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Your guide to accidents at work

Construction worker holding hard hat - accidents and work

When an accident does happen, it can often mean weeks or months off work. The Health and Safety Executive (HSE) reports that in 2012/13, 28.2 million working days were lost due to work related illness and injury, costing £14.2 billion in injuries and ill health due to current working conditions.

These injuries may need intensive hospital treatment and rehabilitation.  In some cases, an accident can result in life-changing injuries, which can affect your ability to return to work or do the same type of job in the future.

The place where you work should always be a safe environment, whether it’s an office, a store, factory, warehouse or building site.

Your employer has a responsibility to protect all employees, contractors and temporary site visitors from accidents and injuries. The potential risks of a serious or fatal injury are always increased when unsafe conditions are ignored or faulty equipment neglected.

Your Legal Friend has an in-depth knowledge of workplace law and injury compensation and over 30 years of experience in successfully managing workplace compensation claims. We can provide you with all the expert guidance you will need to help you make your case and secure the best possible settlement. 

Statistics - Accidents at Work, 2013/14

  • 629,000 injuries occurred at work, of which 148,000 led to over 7days absence.           (Labour Force Survey – ONS latest available data, 2013/14)
  • 77,593 other non-fatal injuries reported, of which the most common accidents were caused by:
    • Slips and trips – 28%
    • Handling, lifting or carrying  - 24%
    • Being struck by moving objects  - 10%
  • 142 workers were killed at work          (RIDDOR - Health and Safety Statistics Annual Report, 2013/14)

Employers’ Responsibilities

An employer has a legal responsibility to all employees, contractors and visitors in the workplace. They must provide a ‘duty of care’ to the workforce, including:

  • A safe work environment that is clean and free from hazards
  • Risk assessments for set work and special tasks to all those who could be affected by the activities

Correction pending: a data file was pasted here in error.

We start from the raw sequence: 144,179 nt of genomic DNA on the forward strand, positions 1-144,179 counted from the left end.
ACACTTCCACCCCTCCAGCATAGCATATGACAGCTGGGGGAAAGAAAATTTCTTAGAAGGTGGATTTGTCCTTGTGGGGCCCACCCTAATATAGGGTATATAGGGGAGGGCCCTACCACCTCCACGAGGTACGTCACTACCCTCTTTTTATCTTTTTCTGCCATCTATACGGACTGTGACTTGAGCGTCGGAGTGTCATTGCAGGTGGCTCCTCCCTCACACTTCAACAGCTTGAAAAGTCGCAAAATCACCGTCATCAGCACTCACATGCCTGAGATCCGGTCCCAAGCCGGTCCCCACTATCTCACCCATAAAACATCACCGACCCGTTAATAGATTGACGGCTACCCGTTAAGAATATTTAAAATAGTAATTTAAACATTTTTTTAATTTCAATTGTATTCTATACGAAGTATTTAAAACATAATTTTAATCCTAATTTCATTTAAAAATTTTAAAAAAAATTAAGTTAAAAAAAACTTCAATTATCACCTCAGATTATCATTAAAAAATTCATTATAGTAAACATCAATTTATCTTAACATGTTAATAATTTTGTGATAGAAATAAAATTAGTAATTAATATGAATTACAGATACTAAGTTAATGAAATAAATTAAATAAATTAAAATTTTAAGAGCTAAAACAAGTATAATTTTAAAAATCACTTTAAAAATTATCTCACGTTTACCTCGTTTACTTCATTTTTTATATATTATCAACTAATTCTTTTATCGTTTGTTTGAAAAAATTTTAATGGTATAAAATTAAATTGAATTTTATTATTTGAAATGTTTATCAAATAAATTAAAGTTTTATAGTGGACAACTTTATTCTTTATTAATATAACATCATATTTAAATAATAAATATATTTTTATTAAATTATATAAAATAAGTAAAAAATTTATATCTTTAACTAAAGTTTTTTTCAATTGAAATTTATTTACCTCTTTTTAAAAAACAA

• Effective planning, organisation, control, monitoring and review of preventive and protective measures
  • The necessary machinery and tools to complete required tasks
  • Machinery, equipment and tools maintained to the required safety standards
  • Adequate training
  • Personal protection equipment (PPE) and safety wear
  • A written health and safety policy if five or more people are employed

Employers Liability insurance: Employers are obliged by law to have valid Employers Liability insurance in place to cover claims by employees for any accidents and injuries.  If you make a compensation claim for an injury at work, your claim is made against Employers Liability insurance policy, rather than against your employer directly, so it is your employer’s insurance company that pays the compensation.

Employers’ Duty of Care

An employer owes you a duty of care if you are:

  • Employed by the company
  • Carrying out a regular employment activity at the time your injury occurred
  • Injured on your employer's premises

An employer can be considered to have breached the ‘duty of care’ owed to you as an employee if they failed to do everything that was reasonable in the circumstances to keep you safe from harm.

As an employee, you are also entitled by law to refuse to carry out work which is not safe, and potentially a risk to your health and wellbeing, without fear of disciplinary action.

Workplace Regulations

There are many statutory health and safety regulations, which cover each and every aspect of operations in the workplace.  These regulations are intended to prevent the risk of an accident or injury happening to you while you are at work.

The key item of legislation aimed at protecting you is the Health and Safety at Work etc Act 1974.  Under this Act, “employers have a duty to their employees to provide a safe-working environment in a ‘reasonably practicable’ manner…”